Because distributive justice maximizes fairness in the distribution of resources in a society, John Rawl’s Principle of Equal Liberty is very applicable. Every individual should be allowed access to the extensive liberties harmonious with such freedoms afforded to everyone else. In case a society is not achieving distributive justice, then the difference principle can rectify the imbalance. John Rawl states that social and economic discrepancies should be organized in a way that they are more beneficial to those affected by inequality and committed to offices and positions dedicated to equality of opportunity (Follesdal, 2015).
Aristotle and the Idea of Telos
It is possible to define an item, an existing system, an institution, or a social practice for what it is using its characteristics or features without delving into what it does. However, doing so would distance it from the most important thing about it, which is it the reason for existing, what Aristotle calls telos (Bazac, 2016). Although a chair is pieces of wood put together with four pieces connected to a single more extensive piece to hold that piece in position then laced with wood varnish, it would be meaningless not to consider the purpose for constructing the chair which is sitting on it.
The U.S. Citizenship and Immigration Services (USCIS) is a section of the U.S. Department of Homeland Security that was created by President John W. Bush after the terrorist bombing on September 11, 2001, famously known as the 911. Typically, USCIS was created to better monitor immigration into the country on the primary basis of preventing acts of terrorism. It is an institution whose ultimate end is streamlining immigration by handling security risks promptly and ensuring immigrants use the right channels (telos). However, in the wake of Trump’s administration and its approach to the immigration issue involving Central Americans, the USCIS is not moving from an imperfect state to a perfect one, but rather it is going in the reverse direction. The essence of the formation of this institution, as initially defined by President Bush after 2001, is lost. According to Aristotle, the essence of something is found when it potential has been actualized in a manner that was desired (Harfeld, 2013). The violation of human rights, including the separation of families at the border and holding them in camps defined by misery, is clearly not the potential expected of USCIS.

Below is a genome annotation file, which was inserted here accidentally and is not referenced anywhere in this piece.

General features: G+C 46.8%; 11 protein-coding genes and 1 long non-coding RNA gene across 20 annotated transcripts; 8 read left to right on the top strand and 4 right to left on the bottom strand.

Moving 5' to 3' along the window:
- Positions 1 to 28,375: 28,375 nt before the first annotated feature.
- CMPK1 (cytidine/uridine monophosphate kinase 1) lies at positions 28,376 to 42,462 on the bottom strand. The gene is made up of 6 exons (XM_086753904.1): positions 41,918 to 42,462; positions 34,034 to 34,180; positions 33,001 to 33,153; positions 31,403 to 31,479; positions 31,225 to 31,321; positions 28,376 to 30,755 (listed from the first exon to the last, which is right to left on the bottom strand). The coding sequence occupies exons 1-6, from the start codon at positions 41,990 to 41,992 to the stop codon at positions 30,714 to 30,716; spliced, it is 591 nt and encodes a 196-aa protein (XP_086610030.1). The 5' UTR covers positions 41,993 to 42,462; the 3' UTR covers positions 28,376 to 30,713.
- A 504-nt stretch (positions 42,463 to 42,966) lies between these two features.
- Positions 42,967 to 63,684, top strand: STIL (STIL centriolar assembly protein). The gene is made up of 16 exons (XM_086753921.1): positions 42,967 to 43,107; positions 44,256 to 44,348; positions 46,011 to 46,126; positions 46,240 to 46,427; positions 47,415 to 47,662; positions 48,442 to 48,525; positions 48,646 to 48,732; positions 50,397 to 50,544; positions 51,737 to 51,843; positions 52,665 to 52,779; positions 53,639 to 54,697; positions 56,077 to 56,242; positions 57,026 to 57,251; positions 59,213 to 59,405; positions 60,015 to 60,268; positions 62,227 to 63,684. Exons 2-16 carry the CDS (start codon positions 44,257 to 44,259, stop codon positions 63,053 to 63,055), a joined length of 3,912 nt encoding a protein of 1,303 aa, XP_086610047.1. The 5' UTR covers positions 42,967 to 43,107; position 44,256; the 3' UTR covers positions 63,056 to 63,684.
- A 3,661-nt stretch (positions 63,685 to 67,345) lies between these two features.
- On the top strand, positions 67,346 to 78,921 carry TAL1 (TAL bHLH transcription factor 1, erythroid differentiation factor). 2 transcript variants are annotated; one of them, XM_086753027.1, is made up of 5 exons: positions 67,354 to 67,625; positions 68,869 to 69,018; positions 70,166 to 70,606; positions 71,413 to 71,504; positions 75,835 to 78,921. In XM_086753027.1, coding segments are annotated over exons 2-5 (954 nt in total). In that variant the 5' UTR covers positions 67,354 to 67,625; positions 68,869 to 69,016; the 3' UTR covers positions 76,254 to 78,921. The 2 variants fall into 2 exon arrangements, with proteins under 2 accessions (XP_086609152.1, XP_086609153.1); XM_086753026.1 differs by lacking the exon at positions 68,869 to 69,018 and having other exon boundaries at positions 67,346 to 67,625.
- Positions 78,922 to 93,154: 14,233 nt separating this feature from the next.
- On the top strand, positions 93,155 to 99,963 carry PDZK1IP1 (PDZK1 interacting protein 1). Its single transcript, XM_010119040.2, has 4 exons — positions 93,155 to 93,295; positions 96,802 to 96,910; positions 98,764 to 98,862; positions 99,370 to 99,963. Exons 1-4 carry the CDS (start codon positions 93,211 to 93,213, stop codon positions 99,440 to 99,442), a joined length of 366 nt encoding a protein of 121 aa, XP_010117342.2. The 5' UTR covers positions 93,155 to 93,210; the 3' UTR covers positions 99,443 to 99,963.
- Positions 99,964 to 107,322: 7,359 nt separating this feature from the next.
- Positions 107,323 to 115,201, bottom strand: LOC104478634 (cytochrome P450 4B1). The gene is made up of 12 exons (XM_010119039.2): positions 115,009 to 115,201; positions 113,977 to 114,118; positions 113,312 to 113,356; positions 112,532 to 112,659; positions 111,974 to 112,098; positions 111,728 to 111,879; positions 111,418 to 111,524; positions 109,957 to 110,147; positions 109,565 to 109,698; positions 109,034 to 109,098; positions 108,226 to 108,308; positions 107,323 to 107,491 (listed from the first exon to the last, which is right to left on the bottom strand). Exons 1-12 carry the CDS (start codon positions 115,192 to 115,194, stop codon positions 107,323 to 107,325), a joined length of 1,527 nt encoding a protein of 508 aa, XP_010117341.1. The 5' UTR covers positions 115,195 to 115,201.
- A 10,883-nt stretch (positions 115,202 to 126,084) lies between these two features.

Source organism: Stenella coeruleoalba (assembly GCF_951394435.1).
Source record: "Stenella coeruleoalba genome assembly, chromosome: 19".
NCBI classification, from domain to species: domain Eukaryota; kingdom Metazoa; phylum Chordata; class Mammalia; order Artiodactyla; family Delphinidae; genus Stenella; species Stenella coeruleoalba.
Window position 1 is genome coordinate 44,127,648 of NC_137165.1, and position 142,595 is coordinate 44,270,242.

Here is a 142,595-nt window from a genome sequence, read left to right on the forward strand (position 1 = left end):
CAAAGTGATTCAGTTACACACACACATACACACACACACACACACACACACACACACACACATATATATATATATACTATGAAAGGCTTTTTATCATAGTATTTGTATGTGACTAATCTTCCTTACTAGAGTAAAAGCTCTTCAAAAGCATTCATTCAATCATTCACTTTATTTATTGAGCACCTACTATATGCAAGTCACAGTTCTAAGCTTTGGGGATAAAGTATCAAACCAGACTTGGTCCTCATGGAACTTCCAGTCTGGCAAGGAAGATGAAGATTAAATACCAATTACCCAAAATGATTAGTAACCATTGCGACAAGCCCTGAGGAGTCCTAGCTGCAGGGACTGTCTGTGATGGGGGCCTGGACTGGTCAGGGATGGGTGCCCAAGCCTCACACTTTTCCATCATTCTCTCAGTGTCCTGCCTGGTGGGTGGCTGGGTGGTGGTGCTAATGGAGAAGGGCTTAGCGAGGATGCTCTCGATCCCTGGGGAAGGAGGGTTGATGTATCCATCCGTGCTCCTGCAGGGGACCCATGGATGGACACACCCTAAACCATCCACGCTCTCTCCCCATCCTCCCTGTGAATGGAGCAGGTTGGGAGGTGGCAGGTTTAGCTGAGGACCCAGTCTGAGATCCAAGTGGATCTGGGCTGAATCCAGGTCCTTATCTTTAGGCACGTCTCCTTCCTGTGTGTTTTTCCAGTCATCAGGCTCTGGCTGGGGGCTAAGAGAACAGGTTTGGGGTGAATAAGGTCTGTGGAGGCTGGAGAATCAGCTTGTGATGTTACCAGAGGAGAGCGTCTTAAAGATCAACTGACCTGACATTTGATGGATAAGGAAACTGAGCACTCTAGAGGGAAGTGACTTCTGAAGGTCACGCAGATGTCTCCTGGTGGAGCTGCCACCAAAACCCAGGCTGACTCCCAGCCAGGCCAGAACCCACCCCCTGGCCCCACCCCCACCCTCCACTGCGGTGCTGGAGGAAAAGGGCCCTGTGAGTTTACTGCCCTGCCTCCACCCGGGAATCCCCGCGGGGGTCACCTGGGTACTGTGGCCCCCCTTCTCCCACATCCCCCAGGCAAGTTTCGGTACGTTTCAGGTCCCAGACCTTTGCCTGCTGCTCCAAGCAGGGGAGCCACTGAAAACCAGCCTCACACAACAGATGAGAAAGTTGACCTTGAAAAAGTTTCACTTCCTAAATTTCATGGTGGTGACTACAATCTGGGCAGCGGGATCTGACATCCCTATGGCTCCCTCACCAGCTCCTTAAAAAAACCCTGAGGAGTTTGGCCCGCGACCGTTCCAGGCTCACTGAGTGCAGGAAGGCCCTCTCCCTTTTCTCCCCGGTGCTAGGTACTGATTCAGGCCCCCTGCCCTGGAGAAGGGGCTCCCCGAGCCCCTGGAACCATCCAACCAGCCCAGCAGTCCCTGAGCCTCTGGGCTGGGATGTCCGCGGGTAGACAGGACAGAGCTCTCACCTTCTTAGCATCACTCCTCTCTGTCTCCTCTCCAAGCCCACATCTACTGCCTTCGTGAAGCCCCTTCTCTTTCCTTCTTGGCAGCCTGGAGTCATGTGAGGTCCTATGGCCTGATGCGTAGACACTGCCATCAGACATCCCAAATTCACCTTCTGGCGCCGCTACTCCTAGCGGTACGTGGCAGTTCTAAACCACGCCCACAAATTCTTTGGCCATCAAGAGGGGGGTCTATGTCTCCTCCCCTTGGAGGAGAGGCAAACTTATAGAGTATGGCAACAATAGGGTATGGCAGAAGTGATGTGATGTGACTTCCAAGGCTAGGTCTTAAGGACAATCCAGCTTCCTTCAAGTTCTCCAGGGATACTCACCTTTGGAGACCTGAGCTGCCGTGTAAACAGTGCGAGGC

To conclude, distributive justice is but an illusion that cannot be entirely fulfilled. It is a model of a perfect society but not a mirror image of what the current community is. Also, various forces cannot allow for the existence of distributive justice.
Bazac, A. (2016). The philosophy of the raison d’être: Aristotle’s telos and Kant’s categorical imperative. Biocosmology–neo-Aristotelism, 6(2).Buchanan, A. (2017). A critical introduction to Rawls’ theory of justice. In Distributive Justice (pp. 175-211). Routledge.Follesdal, A. (2015). John Rawls’ Theory of Justice as Fairness. In Philosophy of Justice (pp. 311-328). Springer, Dordrecht.Formosa, P. (2014). The role of vulnerability in Kantian ethics. Vulnerability: new essays in ethics and feminist philosophy. Oxford University Press, Oxford, 88-109.
Harfeld, J. L. (2013). Telos and the ethics of animal farming. Journal of agricultural and environmental ethics, 26(3), 691-709.Jasso, G., Törnblom, K. Y., & Sabbagh, C. (2016). Distributive justice. In Handbook of social justice theory and research (pp. 201-218). Springer, New York, NY.Timmermann, J. (2013). Kantian dilemmas? Moral conflict in Kant’s ethical theory.